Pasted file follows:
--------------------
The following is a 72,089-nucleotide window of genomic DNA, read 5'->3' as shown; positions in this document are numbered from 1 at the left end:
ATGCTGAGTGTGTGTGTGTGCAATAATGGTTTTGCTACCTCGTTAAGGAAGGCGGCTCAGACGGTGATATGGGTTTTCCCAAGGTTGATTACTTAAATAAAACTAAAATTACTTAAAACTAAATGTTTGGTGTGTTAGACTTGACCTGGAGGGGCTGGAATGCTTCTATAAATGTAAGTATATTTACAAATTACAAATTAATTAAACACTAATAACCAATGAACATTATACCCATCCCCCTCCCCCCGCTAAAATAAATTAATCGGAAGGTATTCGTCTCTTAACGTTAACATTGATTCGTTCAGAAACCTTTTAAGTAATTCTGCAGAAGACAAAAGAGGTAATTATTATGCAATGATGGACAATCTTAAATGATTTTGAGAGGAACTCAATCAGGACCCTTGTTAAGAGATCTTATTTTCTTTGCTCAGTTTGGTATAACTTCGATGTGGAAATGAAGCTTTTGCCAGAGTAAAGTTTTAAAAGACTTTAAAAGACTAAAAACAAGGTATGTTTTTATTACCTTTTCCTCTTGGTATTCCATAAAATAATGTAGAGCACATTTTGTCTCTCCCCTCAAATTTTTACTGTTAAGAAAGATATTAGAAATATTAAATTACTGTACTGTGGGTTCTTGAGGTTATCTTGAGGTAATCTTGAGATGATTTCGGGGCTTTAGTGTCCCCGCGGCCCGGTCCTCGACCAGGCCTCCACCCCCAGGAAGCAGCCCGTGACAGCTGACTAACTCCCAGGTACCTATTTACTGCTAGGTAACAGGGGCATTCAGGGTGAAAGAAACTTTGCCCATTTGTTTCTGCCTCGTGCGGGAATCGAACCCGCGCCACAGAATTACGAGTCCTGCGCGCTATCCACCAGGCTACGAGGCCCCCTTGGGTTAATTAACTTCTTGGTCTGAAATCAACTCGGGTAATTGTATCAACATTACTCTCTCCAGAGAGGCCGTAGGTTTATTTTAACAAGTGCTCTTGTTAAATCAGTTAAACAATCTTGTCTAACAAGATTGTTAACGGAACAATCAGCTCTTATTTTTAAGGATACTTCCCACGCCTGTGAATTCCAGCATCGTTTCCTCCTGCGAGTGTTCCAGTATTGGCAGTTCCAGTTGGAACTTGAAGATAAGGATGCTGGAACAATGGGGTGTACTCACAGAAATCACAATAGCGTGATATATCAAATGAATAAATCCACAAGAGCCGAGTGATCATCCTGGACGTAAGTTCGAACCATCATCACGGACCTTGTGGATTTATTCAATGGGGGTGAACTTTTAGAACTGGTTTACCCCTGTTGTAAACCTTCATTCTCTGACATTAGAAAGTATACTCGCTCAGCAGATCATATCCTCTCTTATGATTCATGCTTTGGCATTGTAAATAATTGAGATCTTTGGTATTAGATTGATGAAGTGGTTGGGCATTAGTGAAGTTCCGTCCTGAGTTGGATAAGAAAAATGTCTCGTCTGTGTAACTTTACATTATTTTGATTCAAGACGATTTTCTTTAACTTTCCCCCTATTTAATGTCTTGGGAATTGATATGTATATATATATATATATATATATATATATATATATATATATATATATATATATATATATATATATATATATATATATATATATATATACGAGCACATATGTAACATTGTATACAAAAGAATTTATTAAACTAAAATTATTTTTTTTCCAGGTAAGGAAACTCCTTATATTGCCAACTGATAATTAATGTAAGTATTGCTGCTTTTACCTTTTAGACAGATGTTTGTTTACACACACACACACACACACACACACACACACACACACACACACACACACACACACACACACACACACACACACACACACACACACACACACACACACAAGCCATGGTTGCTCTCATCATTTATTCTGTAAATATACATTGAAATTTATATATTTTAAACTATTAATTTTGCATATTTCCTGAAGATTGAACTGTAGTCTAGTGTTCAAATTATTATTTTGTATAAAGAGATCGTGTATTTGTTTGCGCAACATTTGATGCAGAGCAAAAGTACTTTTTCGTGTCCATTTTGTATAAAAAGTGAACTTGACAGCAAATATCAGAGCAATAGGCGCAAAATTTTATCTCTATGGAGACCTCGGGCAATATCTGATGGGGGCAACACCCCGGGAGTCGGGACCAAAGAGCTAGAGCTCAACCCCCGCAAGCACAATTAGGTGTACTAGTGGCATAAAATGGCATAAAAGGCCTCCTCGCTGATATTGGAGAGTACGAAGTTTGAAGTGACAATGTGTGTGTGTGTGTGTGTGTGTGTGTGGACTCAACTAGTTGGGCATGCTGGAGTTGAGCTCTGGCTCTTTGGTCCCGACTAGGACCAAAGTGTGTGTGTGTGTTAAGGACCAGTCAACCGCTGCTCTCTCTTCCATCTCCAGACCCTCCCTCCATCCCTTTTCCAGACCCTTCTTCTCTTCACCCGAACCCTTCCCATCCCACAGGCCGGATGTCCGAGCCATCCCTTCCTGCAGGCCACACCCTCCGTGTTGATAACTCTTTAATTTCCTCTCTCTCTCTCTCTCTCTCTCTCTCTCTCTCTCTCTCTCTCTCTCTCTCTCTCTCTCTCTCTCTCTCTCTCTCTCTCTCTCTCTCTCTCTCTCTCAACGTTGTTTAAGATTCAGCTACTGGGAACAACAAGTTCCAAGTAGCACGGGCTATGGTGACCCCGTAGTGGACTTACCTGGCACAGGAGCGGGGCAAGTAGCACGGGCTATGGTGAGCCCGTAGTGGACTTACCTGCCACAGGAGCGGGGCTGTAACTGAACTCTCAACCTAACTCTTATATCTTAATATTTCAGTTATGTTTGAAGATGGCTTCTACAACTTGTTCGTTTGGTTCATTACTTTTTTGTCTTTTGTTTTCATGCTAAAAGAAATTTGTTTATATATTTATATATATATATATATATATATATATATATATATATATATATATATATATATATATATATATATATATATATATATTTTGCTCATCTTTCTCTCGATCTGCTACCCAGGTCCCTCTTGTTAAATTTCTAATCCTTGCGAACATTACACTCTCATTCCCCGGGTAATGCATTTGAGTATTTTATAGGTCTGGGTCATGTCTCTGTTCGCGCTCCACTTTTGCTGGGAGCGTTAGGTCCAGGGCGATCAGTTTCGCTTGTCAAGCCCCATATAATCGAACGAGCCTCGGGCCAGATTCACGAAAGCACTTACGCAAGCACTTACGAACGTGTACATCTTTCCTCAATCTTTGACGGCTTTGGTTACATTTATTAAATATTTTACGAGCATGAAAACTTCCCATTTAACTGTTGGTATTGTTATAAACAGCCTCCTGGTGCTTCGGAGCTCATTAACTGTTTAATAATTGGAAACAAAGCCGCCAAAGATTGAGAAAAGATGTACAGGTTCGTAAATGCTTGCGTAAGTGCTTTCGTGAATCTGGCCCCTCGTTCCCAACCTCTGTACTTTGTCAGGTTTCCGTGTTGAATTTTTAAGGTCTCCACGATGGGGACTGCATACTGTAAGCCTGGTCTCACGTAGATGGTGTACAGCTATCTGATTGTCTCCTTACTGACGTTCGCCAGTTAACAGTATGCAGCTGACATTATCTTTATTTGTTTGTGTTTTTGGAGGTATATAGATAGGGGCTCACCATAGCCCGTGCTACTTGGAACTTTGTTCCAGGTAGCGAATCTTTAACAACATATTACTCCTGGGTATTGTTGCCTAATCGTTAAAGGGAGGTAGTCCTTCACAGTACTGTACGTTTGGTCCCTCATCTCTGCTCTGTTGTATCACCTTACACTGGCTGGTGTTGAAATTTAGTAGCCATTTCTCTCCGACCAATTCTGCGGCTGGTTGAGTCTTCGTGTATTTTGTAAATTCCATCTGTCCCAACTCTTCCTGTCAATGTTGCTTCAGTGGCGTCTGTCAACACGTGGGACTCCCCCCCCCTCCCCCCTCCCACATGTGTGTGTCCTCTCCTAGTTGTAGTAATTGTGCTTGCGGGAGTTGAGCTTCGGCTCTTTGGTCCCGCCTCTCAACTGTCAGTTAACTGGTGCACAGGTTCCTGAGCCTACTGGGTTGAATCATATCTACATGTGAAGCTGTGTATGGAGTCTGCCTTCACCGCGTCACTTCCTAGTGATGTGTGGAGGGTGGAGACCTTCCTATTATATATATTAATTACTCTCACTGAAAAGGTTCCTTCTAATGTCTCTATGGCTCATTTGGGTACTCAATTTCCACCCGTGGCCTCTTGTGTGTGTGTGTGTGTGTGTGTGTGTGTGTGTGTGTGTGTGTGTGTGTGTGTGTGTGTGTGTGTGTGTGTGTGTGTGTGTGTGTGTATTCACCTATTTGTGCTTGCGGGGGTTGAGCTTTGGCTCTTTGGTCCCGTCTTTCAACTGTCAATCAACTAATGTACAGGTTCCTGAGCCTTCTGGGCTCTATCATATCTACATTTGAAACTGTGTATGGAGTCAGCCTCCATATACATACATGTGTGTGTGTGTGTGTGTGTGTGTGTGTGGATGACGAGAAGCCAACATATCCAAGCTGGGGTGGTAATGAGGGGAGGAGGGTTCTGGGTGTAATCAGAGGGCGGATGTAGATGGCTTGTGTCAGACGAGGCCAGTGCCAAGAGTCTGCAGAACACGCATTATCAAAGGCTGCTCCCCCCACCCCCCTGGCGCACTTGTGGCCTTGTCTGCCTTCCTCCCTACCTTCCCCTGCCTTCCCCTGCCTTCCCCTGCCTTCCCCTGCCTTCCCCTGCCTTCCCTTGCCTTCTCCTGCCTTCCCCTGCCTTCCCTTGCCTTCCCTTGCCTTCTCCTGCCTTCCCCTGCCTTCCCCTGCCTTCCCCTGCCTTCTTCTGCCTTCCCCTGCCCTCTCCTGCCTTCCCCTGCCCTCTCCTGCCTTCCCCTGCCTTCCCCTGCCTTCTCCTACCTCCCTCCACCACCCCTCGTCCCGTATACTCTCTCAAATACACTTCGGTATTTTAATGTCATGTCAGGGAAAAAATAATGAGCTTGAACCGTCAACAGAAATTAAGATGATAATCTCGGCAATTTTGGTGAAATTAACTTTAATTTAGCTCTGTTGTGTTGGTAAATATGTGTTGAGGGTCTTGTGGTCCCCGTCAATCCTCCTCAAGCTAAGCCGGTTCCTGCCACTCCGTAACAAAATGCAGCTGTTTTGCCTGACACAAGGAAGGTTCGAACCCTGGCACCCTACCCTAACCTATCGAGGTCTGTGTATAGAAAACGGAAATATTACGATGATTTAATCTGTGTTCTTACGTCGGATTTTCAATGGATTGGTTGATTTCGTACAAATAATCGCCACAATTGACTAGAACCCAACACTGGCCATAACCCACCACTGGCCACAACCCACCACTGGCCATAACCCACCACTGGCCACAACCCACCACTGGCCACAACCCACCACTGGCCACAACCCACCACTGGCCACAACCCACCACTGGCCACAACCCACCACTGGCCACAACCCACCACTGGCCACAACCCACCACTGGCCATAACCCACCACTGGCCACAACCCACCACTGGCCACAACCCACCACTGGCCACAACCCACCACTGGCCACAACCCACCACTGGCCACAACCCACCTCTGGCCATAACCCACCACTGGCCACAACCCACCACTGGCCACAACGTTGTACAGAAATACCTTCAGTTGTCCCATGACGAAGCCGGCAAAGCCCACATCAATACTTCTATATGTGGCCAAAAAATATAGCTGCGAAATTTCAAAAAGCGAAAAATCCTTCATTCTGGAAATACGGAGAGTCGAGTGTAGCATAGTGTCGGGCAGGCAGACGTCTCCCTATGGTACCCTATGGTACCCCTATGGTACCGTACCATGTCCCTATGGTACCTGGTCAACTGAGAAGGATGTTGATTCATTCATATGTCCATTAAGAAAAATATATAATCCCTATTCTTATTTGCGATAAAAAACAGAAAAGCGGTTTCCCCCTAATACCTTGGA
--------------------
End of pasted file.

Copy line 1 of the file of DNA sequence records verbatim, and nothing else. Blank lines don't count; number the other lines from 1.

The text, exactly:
The following is a 72,089-nucleotide window of genomic DNA, read 5'->3' as shown; positions in this document are numbered from 1 at the left end: